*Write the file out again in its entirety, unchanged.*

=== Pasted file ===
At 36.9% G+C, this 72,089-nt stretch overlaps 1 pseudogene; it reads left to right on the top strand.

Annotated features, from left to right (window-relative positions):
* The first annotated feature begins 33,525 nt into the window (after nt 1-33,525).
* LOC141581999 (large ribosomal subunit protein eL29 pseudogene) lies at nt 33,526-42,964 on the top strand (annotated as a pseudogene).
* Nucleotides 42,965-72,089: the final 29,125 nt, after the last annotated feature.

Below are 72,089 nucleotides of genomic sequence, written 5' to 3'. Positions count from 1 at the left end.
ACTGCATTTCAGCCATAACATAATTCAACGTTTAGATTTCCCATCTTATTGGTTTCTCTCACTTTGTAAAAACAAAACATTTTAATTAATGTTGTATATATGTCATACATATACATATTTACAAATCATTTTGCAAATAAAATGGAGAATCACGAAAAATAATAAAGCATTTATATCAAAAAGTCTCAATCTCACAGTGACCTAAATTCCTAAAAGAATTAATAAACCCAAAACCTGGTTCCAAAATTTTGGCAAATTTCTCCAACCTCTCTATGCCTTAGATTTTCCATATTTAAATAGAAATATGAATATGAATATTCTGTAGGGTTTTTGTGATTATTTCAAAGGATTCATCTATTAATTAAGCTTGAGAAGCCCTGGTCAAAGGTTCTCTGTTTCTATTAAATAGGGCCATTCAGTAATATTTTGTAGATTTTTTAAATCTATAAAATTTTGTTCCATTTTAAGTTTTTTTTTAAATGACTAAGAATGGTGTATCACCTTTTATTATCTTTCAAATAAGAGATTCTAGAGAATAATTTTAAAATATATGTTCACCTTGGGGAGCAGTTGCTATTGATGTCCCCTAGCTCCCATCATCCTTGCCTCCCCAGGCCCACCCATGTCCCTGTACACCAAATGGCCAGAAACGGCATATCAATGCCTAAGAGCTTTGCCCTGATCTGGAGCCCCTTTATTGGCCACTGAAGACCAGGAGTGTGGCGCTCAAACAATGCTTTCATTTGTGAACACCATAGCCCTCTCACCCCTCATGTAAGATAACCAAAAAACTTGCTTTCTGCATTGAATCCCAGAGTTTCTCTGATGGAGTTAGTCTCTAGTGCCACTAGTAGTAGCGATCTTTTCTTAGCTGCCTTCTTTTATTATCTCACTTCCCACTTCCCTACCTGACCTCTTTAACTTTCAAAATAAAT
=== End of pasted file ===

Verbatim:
At 36.9% G+C, this 72,089-nt stretch overlaps 1 pseudogene; it reads left to right on the top strand.

Annotated features, from left to right (window-relative positions):
* The first annotated feature begins 33,525 nt into the window (after nt 1-33,525).
* LOC141581999 (large ribosomal subunit protein eL29 pseudogene) lies at nt 33,526-42,964 on the top strand (annotated as a pseudogene).
* Nucleotides 42,965-72,089: the final 29,125 nt, after the last annotated feature.

Below are 72,089 nucleotides of genomic sequence, written 5' to 3'. Positions count from 1 at the left end.
ACTGCATTTCAGCCATAACATAATTCAACGTTTAGATTTCCCATCTTATTGGTTTCTCTCACTTTGTAAAAACAAAACATTTTAATTAATGTTGTATATATGTCATACATATACATATTTACAAATCATTTTGCAAATAAAATGGAGAATCACGAAAAATAATAAAGCATTTATATCAAAAAGTCTCAATCTCACAGTGACCTAAATTCCTAAAAGAATTAATAAACCCAAAACCTGGTTCCAAAATTTTGGCAAATTTCTCCAACCTCTCTATGCCTTAGATTTTCCATATTTAAATAGAAATATGAATATGAATATTCTGTAGGGTTTTTGTGATTATTTCAAAGGATTCATCTATTAATTAAGCTTGAGAAGCCCTGGTCAAAGGTTCTCTGTTTCTATTAAATAGGGCCATTCAGTAATATTTTGTAGATTTTTTAAATCTATAAAATTTTGTTCCATTTTAAGTTTTTTTTTAAATGACTAAGAATGGTGTATCACCTTTTATTATCTTTCAAATAAGAGATTCTAGAGAATAATTTTAAAATATATGTTCACCTTGGGGAGCAGTTGCTATTGATGTCCCCTAGCTCCCATCATCCTTGCCTCCCCAGGCCCACCCATGTCCCTGTACACCAAATGGCCAGAAACGGCATATCAATGCCTAAGAGCTTTGCCCTGATCTGGAGCCCCTTTATTGGCCACTGAAGACCAGGAGTGTGGCGCTCAAACAATGCTTTCATTTGTGAACACCATAGCCCTCTCACCCCTCATGTAAGATAACCAAAAAACTTGCTTTCTGCATTGAATCCCAGAGTTTCTCTGATGGAGTTAGTCTCTAGTGCCACTAGTAGTAGCGATCTTTTCTTAGCTGCCTTCTTTTATTATCTCACTTCCCACTTCCCTACCTGACCTCTTTAACTTTCAAAATAAAT